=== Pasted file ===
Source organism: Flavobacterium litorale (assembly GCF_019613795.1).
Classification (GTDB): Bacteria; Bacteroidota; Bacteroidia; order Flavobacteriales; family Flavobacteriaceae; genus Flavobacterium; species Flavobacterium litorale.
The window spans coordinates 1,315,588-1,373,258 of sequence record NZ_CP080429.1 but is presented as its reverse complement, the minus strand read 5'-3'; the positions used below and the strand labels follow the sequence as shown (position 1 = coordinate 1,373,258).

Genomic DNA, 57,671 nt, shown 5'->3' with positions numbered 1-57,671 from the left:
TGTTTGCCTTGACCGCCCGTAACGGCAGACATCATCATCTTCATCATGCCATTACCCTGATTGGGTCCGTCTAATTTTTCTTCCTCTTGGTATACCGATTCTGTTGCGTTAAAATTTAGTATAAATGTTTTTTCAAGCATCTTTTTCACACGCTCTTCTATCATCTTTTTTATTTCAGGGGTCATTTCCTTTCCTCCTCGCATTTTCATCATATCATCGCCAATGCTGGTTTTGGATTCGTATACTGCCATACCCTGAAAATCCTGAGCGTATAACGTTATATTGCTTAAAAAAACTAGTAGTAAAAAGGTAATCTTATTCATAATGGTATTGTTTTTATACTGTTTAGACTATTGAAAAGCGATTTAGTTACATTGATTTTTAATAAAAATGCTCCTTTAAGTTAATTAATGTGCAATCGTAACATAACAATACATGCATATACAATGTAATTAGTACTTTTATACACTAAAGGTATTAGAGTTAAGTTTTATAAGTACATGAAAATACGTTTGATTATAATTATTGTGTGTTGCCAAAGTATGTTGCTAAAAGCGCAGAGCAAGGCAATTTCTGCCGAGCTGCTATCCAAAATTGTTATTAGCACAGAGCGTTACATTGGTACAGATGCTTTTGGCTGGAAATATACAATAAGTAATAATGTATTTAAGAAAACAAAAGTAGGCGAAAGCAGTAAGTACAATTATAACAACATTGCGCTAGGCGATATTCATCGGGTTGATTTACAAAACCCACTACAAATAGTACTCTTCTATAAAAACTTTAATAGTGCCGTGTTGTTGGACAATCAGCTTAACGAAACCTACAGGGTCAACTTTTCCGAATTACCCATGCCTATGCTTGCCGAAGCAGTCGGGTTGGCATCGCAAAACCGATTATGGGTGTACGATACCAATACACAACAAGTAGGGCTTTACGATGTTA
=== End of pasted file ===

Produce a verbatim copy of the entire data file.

Source organism: Flavobacterium litorale (assembly GCF_019613795.1).
Classification (GTDB): Bacteria; Bacteroidota; Bacteroidia; order Flavobacteriales; family Flavobacteriaceae; genus Flavobacterium; species Flavobacterium litorale.
The window spans coordinates 1,315,588-1,373,258 of sequence record NZ_CP080429.1 but is presented as its reverse complement, the minus strand read 5'-3'; the positions used below and the strand labels follow the sequence as shown (position 1 = coordinate 1,373,258).

Genomic DNA, 57,671 nt, shown 5'->3' with positions numbered 1-57,671 from the left:
TGTTTGCCTTGACCGCCCGTAACGGCAGACATCATCATCTTCATCATGCCATTACCCTGATTGGGTCCGTCTAATTTTTCTTCCTCTTGGTATACCGATTCTGTTGCGTTAAAATTTAGTATAAATGTTTTTTCAAGCATCTTTTTCACACGCTCTTCTATCATCTTTTTTATTTCAGGGGTCATTTCCTTTCCTCCTCGCATTTTCATCATATCATCGCCAATGCTGGTTTTGGATTCGTATACTGCCATACCCTGAAAATCCTGAGCGTATAACGTTATATTGCTTAAAAAAACTAGTAGTAAAAAGGTAATCTTATTCATAATGGTATTGTTTTTATACTGTTTAGACTATTGAAAAGCGATTTAGTTACATTGATTTTTAATAAAAATGCTCCTTTAAGTTAATTAATGTGCAATCGTAACATAACAATACATGCATATACAATGTAATTAGTACTTTTATACACTAAAGGTATTAGAGTTAAGTTTTATAAGTACATGAAAATACGTTTGATTATAATTATTGTGTGTTGCCAAAGTATGTTGCTAAAAGCGCAGAGCAAGGCAATTTCTGCCGAGCTGCTATCCAAAATTGTTATTAGCACAGAGCGTTACATTGGTACAGATGCTTTTGGCTGGAAATATACAATAAGTAATAATGTATTTAAGAAAACAAAAGTAGGCGAAAGCAGTAAGTACAATTATAACAACATTGCGCTAGGCGATATTCATCGGGTTGATTTACAAAACCCACTACAAATAGTACTCTTCTATAAAAACTTTAATAGTGCCGTGTTGTTGGACAATCAGCTTAACGAAACCTACAGGGTCAACTTTTCCGAATTACCCATGCCTATGCTTGCCGAAGCAGTCGGGTTGGCATCGCAAAACCGATTATGGGTGTACGATACCAATACACAACAAGTAGGGCTTTACGATGTTA